Figure 1. Schema summarizing the approach used for quantifying a past climate variable from a set of plant species that has been matched to a fossil pollen assemblage. The modern species ranges are obtained from a plant database (A). The climate variable (January temperature) is obtained from the WorldClim database (Hijmans et al., 2005; B). A probability density function (pdf) is used to infer the species-climate relationship (C) and the combination of all pdfs provides the intersecting value (D).
Tjan was calculated from a pollen assemblage of n taxa in a fossil sample “s” as the temperature of maximum probability in the intersection of the n pdfs (Figure 1D), as follows:
Tjan(s) is the reconstructed climate for sample s;
pdf is the probability density function of plant taxon i (taxi) to taxon n (taxn) for the variable Tjan; n is the number of taxa identified in a sample;
Wi(s) is the weight associated with taxon i for sample s determined by the pollen percentage of taxon i. Pollen percentages were calculated after removing the pollen counts of the three taxa from the total pollen sum. argmax is the function that returns the value for which a function is maximum.
This phenomenological, statistical method does not account for, or depend on, variation in ecological or environmental processes (competition, phenology, dispersal, or evolutionary adaptation, etc.) or their relative importance in structuring paleocommunities. Similarly, estimated variable values do not depend on or account for values that are estimated for preceding periods.
Average Tjan values were calculated for these records to represent fixed time slices every 1000 years (±250 years). Fossil pollen records were selected from the European Pollen Database (EPD, http://europeanpollendatabase.net) for their time resolution and the quality of the associated calibrated age model. Pollen records with less than three radiometric datings or reversed dates were excluded as well as those with a sampling resolution that does not provide a series of at least one sample every 500 years over the covered period of time.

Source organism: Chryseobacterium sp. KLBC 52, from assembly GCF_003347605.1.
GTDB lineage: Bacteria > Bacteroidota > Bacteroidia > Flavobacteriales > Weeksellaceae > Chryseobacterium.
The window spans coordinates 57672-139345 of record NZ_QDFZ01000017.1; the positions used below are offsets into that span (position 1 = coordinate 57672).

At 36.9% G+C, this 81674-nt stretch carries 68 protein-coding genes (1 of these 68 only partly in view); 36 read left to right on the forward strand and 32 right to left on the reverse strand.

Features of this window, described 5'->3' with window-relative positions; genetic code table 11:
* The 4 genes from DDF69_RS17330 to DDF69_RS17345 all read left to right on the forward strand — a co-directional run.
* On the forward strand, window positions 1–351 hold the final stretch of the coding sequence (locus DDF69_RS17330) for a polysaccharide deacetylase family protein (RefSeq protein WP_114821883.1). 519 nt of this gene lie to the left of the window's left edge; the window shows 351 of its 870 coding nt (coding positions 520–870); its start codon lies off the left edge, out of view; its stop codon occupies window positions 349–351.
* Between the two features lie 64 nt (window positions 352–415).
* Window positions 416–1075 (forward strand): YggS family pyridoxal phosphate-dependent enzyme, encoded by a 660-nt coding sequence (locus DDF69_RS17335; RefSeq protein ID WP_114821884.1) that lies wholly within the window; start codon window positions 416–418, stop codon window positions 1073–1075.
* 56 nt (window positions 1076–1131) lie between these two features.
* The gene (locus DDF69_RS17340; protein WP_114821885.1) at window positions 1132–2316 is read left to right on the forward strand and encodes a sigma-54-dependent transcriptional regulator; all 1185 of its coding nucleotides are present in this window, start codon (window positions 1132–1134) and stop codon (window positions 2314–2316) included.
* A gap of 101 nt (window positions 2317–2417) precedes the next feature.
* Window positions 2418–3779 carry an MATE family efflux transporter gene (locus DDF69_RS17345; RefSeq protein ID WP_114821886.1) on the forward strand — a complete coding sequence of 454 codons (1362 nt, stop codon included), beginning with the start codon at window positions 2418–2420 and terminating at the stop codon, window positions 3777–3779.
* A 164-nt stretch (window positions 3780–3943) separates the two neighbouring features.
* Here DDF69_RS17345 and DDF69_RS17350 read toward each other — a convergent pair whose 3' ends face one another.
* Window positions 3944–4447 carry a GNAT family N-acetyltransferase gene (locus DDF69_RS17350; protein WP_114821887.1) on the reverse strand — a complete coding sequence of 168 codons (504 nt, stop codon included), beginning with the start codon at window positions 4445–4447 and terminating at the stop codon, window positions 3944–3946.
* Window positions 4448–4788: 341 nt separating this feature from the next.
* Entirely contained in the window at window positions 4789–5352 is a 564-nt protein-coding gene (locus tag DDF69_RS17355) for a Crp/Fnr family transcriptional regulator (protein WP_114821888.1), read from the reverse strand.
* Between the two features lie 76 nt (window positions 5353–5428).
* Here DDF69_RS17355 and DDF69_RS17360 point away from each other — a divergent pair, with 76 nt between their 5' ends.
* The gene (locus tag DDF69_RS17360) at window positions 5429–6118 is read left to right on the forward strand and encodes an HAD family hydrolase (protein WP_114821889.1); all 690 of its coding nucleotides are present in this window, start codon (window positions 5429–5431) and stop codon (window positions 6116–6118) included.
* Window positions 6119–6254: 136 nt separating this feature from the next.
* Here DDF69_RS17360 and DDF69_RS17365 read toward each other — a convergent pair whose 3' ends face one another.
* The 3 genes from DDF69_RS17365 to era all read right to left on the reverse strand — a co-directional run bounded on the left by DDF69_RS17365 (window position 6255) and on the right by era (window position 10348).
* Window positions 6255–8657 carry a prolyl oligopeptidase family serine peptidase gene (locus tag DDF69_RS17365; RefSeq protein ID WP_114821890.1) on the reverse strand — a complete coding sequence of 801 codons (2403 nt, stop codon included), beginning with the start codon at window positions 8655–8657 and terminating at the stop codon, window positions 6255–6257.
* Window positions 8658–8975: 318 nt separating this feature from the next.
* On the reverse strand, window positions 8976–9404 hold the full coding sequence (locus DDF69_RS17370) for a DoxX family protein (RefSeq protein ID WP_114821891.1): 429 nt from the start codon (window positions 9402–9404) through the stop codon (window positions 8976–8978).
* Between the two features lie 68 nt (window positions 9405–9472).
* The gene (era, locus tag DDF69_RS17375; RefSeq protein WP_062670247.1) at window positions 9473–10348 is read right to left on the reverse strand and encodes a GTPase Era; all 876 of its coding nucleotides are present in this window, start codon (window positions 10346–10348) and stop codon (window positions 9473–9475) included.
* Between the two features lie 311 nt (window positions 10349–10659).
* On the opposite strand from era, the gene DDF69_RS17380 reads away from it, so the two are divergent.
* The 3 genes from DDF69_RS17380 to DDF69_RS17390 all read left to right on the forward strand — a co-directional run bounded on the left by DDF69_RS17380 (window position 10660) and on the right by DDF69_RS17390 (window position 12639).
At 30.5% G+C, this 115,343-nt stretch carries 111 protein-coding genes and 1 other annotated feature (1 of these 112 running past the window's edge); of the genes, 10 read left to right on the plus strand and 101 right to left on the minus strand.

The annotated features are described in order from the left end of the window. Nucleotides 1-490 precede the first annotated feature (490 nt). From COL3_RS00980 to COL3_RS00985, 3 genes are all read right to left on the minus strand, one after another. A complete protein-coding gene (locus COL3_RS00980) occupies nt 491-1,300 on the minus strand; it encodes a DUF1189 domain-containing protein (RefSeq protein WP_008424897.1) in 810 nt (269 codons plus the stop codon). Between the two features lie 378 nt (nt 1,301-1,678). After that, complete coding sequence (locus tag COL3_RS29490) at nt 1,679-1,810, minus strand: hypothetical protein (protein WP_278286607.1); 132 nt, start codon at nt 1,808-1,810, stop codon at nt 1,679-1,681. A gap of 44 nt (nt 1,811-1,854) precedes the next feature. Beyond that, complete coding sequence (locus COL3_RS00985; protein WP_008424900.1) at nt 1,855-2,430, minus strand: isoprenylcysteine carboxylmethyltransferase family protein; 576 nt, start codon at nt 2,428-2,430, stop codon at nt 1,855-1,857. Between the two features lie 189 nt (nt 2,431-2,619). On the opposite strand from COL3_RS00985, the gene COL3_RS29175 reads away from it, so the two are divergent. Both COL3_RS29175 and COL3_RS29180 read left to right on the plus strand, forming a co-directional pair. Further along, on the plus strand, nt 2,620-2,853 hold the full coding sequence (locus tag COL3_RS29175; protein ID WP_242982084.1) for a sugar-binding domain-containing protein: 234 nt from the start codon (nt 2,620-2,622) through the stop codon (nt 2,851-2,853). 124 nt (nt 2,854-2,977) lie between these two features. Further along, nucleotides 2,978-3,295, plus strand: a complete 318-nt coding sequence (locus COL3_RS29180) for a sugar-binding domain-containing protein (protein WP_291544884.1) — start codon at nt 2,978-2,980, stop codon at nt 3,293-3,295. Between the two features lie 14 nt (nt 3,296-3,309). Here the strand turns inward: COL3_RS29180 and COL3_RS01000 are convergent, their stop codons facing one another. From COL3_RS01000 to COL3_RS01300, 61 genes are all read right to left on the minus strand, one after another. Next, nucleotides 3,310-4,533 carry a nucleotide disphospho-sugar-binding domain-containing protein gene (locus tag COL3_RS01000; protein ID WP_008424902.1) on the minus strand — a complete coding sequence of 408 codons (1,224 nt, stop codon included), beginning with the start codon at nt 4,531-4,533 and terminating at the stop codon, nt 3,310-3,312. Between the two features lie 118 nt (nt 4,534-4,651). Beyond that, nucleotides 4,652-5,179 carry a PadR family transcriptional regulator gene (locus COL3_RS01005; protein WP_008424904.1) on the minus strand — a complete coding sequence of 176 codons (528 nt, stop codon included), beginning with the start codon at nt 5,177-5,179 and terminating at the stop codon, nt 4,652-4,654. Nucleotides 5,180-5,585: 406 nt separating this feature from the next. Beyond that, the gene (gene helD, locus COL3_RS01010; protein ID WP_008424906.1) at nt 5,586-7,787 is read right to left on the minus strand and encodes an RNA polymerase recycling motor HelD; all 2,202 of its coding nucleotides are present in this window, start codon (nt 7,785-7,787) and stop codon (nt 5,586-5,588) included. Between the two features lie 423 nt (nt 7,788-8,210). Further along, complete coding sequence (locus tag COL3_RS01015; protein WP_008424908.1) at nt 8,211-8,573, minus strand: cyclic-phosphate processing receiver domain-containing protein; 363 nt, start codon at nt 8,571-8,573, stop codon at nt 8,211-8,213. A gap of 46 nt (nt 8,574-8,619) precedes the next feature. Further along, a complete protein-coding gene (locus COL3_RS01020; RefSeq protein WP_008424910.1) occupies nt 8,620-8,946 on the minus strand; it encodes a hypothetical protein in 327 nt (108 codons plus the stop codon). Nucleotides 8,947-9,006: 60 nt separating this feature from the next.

A conceptual difficulty of our climate reconstruction technique lies in its assumption that plant climate envelope is stable, which is what we aim to test. We partially circumvent this issue by excluding observations of the three focal tree species from the data-set used for paleoclimate reconstruction, so that any change in their thermal requirements would not affect the paleoclimate data. In order to evaluate the effect of the exclusion of the three focal taxa, we computed the difference between Tjan reconstructed from a modern pollen data-set and the same pollen data-set excluding the focal three species (Figure 2). In order to estimate the impact of a shift on the reconstructed Tjan, we used the Holocene Tjan range of the three species in the reconstruction procedure and calculated the difference with Tjan based on the full set of species using a modern pollen data-set (Figure 2).
Figure 2. Evaluation of the impact of Abies alba, Fagus sylvatica, and Picea abies and their Holocene thermal niche shift on the reconstructed Tjan values using dissimilarity between the modern Tjan (WorldClim, Hijmans et al., 2005) and (1) reconstructed Tjan from a data-set of 1132 modern pollen samples from which the three species were excluded (red histograms) and (2) the same modern pollen data-set including the three species but using their overall Holocene Tjan range (blue histograms) based on reconstructed Tjan between 10 and 3 ka (see Figure 3). Numbers over the histograms correspond to the percentages of pollen samples that deviate from 0. Between 83 and 89% of the reconstructed Tjan deviate by less than 1°C to the observed Tjan values from WorldClim (Hijmans et al., 2005). The map in the right panel shows the location of the modern pollen samples used for the dissimilarity analysis.